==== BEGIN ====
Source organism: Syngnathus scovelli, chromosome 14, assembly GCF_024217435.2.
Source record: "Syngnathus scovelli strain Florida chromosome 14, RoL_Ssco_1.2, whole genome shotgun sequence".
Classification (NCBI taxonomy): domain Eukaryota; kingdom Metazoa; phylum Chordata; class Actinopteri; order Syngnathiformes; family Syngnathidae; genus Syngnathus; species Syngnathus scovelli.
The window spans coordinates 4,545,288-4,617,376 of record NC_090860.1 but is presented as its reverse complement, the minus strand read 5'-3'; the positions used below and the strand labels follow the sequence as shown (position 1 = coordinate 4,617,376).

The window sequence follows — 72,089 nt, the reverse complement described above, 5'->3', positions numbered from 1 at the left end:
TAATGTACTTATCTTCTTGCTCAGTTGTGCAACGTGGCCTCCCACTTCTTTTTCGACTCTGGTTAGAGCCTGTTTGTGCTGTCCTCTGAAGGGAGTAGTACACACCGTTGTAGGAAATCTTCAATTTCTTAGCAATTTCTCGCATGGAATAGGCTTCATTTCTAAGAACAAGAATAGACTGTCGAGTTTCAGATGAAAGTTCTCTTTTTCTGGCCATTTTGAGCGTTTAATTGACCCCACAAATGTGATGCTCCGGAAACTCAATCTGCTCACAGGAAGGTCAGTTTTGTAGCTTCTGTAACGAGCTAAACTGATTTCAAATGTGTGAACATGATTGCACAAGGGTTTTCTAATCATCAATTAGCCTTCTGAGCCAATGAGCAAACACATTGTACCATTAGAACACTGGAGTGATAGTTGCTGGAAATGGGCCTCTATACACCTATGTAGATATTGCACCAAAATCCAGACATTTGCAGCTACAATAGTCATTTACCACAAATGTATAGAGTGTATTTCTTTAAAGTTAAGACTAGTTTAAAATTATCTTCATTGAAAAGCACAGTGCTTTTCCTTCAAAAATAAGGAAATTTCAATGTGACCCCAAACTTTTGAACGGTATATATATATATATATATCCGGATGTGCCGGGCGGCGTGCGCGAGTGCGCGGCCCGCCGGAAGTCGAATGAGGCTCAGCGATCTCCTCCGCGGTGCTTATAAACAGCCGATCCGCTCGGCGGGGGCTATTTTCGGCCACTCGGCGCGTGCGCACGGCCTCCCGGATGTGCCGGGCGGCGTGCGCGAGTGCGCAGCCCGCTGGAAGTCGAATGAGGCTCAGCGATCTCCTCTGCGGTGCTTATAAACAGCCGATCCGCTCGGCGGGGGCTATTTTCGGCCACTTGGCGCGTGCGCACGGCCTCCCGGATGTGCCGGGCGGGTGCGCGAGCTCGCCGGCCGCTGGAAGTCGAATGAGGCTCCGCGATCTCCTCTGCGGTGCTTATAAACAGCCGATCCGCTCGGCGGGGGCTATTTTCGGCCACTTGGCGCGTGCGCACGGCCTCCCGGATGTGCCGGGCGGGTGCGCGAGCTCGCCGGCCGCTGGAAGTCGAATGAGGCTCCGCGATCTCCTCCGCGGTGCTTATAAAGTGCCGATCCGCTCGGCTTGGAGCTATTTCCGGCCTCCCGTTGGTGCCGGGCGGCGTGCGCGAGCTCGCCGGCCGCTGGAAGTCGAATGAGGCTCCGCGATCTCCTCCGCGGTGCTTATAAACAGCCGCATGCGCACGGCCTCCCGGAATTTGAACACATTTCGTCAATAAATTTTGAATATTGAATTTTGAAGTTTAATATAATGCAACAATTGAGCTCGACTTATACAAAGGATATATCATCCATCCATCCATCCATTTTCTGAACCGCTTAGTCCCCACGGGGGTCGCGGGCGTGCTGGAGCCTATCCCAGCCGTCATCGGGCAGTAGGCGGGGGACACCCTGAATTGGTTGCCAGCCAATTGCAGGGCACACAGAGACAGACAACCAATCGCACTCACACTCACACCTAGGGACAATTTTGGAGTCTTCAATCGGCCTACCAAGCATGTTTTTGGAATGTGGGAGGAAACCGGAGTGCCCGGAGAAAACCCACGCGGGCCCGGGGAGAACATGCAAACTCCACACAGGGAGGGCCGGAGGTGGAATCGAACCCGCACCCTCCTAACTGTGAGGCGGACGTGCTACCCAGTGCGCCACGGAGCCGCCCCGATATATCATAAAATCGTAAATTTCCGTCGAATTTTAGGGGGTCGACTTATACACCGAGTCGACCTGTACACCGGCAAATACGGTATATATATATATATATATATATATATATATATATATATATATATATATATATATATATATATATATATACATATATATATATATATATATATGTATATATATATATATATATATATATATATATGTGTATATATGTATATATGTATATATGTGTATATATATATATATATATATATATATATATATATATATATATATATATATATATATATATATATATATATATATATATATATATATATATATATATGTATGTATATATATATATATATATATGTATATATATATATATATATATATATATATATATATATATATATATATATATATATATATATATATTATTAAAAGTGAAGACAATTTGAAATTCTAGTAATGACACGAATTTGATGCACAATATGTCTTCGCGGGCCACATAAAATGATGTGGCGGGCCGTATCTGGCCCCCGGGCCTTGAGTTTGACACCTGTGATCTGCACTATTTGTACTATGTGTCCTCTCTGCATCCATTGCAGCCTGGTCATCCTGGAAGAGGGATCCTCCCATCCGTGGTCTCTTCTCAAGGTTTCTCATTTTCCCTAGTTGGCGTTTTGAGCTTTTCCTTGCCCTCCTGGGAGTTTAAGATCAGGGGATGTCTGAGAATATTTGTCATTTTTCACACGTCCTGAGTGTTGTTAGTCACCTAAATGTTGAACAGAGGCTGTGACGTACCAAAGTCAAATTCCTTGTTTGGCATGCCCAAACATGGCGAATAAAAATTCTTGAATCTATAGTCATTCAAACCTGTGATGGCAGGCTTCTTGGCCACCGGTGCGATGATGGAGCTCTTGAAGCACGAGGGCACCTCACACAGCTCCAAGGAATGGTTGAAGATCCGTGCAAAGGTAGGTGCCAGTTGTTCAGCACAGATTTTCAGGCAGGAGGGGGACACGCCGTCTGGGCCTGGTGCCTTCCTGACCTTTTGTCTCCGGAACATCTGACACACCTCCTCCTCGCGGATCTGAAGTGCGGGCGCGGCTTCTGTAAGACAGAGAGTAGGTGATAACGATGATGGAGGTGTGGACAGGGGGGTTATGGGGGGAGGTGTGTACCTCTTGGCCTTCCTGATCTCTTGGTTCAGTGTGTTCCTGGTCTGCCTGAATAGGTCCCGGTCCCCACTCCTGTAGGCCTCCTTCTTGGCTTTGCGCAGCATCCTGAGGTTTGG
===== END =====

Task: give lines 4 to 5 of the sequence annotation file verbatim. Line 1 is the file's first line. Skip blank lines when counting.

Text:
The window spans coordinates 4,545,288-4,617,376 of record NC_090860.1 but is presented as its reverse complement, the minus strand read 5'-3'; the positions used below and the strand labels follow the sequence as shown (position 1 = coordinate 4,617,376).

The window sequence follows — 72,089 nt, the reverse complement described above, 5'->3', positions numbered from 1 at the left end: